Book Review: The Blood of Elves

Happy belated Independence Day, readers! If you’re with us in real time, thank you for taking part of your holiday weekend to read a little blog about books.

Although I will definitely keep reading The Witcher series, in the interest of variety, this will be the last installment I review in this space for a while. There are other worlds to explore, and many tales to tell. Without further fanfare, let’s talk about the captivating third Witcher book and first to graduate from short-story collection to true novel, The Blood of Elves.

The Basics:

Title: The Blood of Elves
Author: Andrzej Sapkowski
Genre: Fantasy, action, mystery
Published: 1994 (superNOWA) (Polish), 2008 (Gollancz)

Spoiler-Free Summary:

Not Geralt. 🙂

Geralt is in over his head training Ciri, an orphan thrust into his life by seismic shifts of fate. There is more to this child than meets the eye. He begrudgingly leaves his mountain enclave to invite expert mages to help the gifted child realize – and control – her full potential. In addition to being personally awkward for Geralt – who likes coming to their ex for a favor? – this move exposes Ciri to a dangerous world on the brink of not one but several wars, and to violent factions who would love nothing more than to exploit the fated child for their own ends.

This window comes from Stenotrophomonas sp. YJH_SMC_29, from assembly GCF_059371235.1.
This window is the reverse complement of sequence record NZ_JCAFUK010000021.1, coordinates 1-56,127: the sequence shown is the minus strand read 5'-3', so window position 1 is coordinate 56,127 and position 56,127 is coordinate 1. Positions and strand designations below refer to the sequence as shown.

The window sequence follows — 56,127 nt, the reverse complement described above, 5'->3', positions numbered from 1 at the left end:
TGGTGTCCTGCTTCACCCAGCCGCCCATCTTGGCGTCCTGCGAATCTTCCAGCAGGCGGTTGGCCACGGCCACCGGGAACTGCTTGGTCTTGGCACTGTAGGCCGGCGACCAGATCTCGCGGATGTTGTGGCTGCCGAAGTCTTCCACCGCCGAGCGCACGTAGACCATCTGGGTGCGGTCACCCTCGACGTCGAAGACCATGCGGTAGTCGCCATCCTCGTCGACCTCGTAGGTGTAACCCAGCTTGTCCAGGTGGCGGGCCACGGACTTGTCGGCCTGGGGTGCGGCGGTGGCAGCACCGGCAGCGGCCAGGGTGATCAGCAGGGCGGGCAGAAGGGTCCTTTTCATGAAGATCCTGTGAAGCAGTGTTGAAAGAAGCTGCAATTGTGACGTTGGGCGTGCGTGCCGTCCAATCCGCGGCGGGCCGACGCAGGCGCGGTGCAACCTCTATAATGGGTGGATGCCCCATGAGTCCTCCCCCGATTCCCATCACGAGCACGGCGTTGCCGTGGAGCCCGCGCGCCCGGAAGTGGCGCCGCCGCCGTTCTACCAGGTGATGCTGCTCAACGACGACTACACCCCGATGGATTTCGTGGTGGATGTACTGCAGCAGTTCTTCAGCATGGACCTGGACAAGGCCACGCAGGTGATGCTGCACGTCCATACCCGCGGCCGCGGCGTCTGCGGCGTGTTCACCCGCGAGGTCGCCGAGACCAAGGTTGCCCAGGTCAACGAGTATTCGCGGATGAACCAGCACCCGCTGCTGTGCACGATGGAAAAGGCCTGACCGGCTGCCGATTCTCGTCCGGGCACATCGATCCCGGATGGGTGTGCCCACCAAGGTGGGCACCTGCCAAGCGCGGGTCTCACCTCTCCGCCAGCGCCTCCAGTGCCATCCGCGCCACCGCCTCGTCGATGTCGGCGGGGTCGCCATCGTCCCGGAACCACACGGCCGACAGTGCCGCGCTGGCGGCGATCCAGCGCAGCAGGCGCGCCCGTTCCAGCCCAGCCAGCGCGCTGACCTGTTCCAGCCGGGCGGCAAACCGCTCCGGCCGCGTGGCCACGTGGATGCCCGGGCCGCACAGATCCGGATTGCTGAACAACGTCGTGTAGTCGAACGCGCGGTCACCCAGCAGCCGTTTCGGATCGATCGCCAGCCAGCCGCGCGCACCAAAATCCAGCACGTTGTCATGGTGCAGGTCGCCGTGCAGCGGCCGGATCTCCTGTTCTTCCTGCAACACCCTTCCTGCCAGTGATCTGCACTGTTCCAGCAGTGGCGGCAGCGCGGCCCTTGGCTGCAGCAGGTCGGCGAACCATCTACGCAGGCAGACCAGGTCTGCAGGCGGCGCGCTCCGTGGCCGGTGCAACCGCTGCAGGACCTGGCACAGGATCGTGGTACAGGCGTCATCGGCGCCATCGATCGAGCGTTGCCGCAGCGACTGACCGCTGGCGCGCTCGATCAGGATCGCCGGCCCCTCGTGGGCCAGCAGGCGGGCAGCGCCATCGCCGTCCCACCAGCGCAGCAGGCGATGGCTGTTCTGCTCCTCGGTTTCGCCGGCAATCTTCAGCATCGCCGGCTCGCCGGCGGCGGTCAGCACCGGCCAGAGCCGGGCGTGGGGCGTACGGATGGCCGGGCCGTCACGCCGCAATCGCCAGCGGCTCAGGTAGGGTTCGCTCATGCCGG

If that sounds like the plot about a certain other grim anti-hero and his orphan ward who recently exploded onto the cultural zeitgeist, know that The Witcher did it first. 🙂

Why This Book is For You:

We have already discussed the general merits of the series and one of its notable strengths: leveraging shades of gray to evoke strong emotions. These features hold true for the third installment. What I want to highlight today is how Sapkowski navigates the transition from short story anthology to true novel. 

What’s this? More anti-heroes with orphans? Well, it’s a charming odd-couple archetype, and if it ain’t broke…

Longtime readers are rewarded with a more fleshed-out world. A battle that was a two-page allusion in the second book is fleshed out into a full-scale war. Nations that stood as background dressing don flesh and bone in the foreground. Sapkowski ties this extra exposition intricately into Geralt and Ciri’s adventure, adding a new layer of stakes to the challenges they face. 

With a longer format comes more character growth. Ciri, Yennifer, and other characters graduate from icon or archetype to fully fleshed-out, nuanced beings. Ciri is often used as an emotional foil to Geralt’s hardened stances. Through this tension, we begin to see Geralt change from outside observer and critic to reluctant participant in world affairs, signaling his growth from aloof nihilist to a sort of pragmatic activism. Children really do change everything. Monster-slaying mutants are no exception.

Where Can You Find More?

I found this article about Sapkowski’s career and the series’ influence fascinating. Orbit hosts this handy reading guide so you don’t get lost in the loose continuity. You can find the series on Amazon or wherever books are sold. 

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